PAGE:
Google finalized their plans for staged deprecation of Symantec certificates. The process began in March 2017 when Google had announced on the Blink mailing list that they had lost confidence about Symantec’s certificate issuance policies and practices of recent years. The initial deprecation proposal was very strict and looked like it would completely paralyze Symantec, ending with limiting their certificates to validity time of less than one year.”


You can check your site for this issue by going to Symantec’s SSL Checker site:

Preparing for Browser Distrust

On March 15, 2018, the beta of Chrome version 66 will be released and the legacy Symantec certificates will no longer be trusted (again, this only affects Symantec certificates issued before June 1, 2016). Chrome Beta is only used by a fraction of Chrome’s overall user base, but we still consider it significant enough that we are striving to replace affected certificates before that date. The “Stable” release—the main version used by consumers—follows a month later.

Firefox will distrust the same set of certificates later in the year. You are not required to take action for each specific browser—replacing your certificate once is all that’s needed.

These certificates must be reissued and replaced before the March 15 deadline in order to avoid untrusted certificate errors on Chrome beta, which will interrupt website service and obstruct visitors to your site.

The process for replacing affected certificates will be extremely similar to how you renewed or ordered certificates in the past. You’ll need to submit an order/certificate request, complete validation.

Replace Your Symantec SSL/TLS Certificates

This information keeps changing so here is a link to get the latest details as they are updated:


Windows Server 2016, AppLocker Rules

AppLocker rules can be set up by using group policy in a Windows domain and have been very useful in limiting the execution of arbitrary executable files. AppLocker takes the approach of denying all executables from running unless they have specifically been whitelisted and allowed.

AppLocker is available in Windows Desktop and Servers.  Desktop Windows require Enterprise Editions.
The AppLocker requirements can be found here.

Note:  before implementing AppLocker rules in a production environment it is important to perform thorough testing. AppLocker will not allow anything to run unless it has been explicitly whitelisted. So keep in mind those non-standard installs to the system root or other drives (C:\ or E:\).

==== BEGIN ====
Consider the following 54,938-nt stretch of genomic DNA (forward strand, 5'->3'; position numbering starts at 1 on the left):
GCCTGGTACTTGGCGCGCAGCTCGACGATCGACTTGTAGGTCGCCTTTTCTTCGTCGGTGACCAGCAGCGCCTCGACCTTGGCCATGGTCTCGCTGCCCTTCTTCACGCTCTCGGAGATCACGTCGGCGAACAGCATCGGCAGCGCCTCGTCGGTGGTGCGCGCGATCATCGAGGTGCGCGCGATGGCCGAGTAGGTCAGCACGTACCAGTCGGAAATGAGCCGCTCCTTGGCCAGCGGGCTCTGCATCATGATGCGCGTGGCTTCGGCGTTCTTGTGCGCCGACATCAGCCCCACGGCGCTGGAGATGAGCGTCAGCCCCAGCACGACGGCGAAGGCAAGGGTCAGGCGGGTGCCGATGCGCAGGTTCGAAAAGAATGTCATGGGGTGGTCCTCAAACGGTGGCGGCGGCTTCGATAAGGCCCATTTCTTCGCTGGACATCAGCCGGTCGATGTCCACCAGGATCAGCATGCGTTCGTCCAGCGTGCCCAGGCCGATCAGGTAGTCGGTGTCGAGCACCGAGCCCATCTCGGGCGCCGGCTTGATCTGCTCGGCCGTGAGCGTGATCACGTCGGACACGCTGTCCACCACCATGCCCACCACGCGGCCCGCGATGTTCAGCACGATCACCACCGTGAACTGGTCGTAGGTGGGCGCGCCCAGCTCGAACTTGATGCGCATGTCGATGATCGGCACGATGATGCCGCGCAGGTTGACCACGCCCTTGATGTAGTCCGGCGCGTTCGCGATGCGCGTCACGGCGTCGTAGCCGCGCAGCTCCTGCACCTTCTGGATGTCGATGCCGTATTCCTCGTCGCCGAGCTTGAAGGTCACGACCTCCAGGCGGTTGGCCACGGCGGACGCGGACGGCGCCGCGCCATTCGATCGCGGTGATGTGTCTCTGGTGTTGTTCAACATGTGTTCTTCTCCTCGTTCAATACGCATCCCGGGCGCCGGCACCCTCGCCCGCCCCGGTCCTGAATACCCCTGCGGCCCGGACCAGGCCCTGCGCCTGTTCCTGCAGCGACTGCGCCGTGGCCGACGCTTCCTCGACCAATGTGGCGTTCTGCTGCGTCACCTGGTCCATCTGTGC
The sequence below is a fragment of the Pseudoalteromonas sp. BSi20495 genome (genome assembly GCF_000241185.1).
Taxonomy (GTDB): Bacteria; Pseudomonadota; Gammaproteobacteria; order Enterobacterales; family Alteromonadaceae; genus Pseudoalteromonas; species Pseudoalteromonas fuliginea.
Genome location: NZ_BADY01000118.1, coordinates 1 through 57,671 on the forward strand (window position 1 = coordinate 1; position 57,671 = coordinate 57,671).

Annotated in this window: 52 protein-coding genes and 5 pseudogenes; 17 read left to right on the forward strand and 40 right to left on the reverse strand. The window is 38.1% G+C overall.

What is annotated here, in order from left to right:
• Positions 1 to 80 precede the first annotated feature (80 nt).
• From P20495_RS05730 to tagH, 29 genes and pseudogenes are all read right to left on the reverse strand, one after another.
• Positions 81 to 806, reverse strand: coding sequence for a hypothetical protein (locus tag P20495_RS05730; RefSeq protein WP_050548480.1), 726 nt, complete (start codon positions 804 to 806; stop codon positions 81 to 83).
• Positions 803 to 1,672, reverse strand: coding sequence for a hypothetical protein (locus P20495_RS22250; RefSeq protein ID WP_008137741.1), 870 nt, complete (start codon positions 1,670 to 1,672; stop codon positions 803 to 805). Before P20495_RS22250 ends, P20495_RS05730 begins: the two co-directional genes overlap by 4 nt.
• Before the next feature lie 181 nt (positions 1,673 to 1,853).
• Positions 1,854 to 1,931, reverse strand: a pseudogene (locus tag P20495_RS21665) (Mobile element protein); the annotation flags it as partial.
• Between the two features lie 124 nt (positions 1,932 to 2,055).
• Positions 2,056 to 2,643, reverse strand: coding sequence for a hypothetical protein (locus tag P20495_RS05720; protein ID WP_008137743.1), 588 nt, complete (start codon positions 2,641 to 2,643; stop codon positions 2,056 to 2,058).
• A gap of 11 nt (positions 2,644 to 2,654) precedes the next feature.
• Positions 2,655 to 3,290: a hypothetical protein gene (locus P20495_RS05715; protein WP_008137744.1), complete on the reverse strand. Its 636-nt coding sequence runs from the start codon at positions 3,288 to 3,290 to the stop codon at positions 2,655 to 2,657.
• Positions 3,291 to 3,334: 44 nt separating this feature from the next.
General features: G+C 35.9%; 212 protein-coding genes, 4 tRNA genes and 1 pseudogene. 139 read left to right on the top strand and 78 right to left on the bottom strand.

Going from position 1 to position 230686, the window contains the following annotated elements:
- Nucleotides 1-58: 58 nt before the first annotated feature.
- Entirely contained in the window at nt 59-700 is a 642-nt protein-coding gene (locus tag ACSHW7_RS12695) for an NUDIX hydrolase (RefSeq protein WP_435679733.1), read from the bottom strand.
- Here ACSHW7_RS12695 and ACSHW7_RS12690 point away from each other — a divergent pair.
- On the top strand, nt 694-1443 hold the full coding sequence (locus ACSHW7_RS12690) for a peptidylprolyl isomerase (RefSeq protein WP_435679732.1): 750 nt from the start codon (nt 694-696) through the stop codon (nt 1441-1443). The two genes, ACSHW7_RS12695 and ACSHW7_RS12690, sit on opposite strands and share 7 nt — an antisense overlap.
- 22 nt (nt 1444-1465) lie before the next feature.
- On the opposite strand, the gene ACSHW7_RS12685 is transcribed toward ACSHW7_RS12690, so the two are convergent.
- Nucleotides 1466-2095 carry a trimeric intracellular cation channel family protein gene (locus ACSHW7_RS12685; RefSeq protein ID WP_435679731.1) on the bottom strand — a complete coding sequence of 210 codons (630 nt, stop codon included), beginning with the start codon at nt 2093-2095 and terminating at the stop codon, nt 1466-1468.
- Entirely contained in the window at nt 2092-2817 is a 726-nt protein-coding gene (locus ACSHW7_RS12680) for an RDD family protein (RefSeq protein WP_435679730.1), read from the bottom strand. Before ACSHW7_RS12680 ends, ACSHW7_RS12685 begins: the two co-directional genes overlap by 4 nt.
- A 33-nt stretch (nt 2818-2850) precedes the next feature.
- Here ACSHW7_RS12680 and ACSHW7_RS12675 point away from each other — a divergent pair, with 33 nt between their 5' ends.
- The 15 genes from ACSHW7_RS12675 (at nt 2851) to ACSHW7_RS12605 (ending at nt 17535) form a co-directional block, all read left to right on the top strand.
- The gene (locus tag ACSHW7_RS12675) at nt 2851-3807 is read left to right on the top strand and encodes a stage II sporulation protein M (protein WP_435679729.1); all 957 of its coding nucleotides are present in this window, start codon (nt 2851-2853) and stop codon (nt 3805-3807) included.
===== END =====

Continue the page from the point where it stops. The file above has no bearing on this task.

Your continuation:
AppLocker Rule Types:

  • Executable Rules: These rules apply to executables, such as .exe and .com files.
  • Windows Installer Rules: These rules apply to files used for installing programs such as .msi, .mst and .msp files.
  • Script Rules: These rules apply to scripts such as .bat, .js, .vbs, .cmd, and .ps1 files.
  • Packaged App Rules: These rules apply to the Windows applications that may be downloaded through the Windows store with the .appx extension.

With each of these rules, we can also whitelist based on the publisher, path, or file hash.

  • Publisher: This method of whitelisting items is used when creating default rules as we’ll soon see, it works based on checking the publisher of the executable and allowing this. If the publisher, file name or version etc change then the executable will no longer be allowed to run.
  • Path: Executables can be whitelisted by providing a folder path, for example, we can say that anything within C:\tools is allowed to be run by a specific active directory user group.
  • File Hash: While this may be the most secure option, it is inconvenient to work with and manage. If a file changes at all, for instance, if an executable is updated, it will not be allowed to run as the allowed hash will have changed too.


AppLocker Configuration:

  • Open Server Manager, selecting Tools, followed by Group Policy Management.
  • From the Group Policy Management window that opens, we’ll select the group policy objects folder within the domain, right click and select new to create a new group policy object (GPO). In this case, we’ll create one called AppLocker Rules.
  • From within the Group Policy Management Editor (GPME). Select Computer Configuration > Policies > Windows Settings > Security Settings > Applications Control Policies > AppLocker
  • In the main AppLocker interface where we can create executable, windows installer, script, and packaged app rules. We can get started with the default settings by clicking the “Configure rule enforcement”  By default each of these four items is unticked and not enabled, we can tick the box next to “Configured” to enable to set the rules to be “Enforced”.



This post is part of our Microsoft 70-744 Securing Windows Server 2016 exam study guide series. For more info: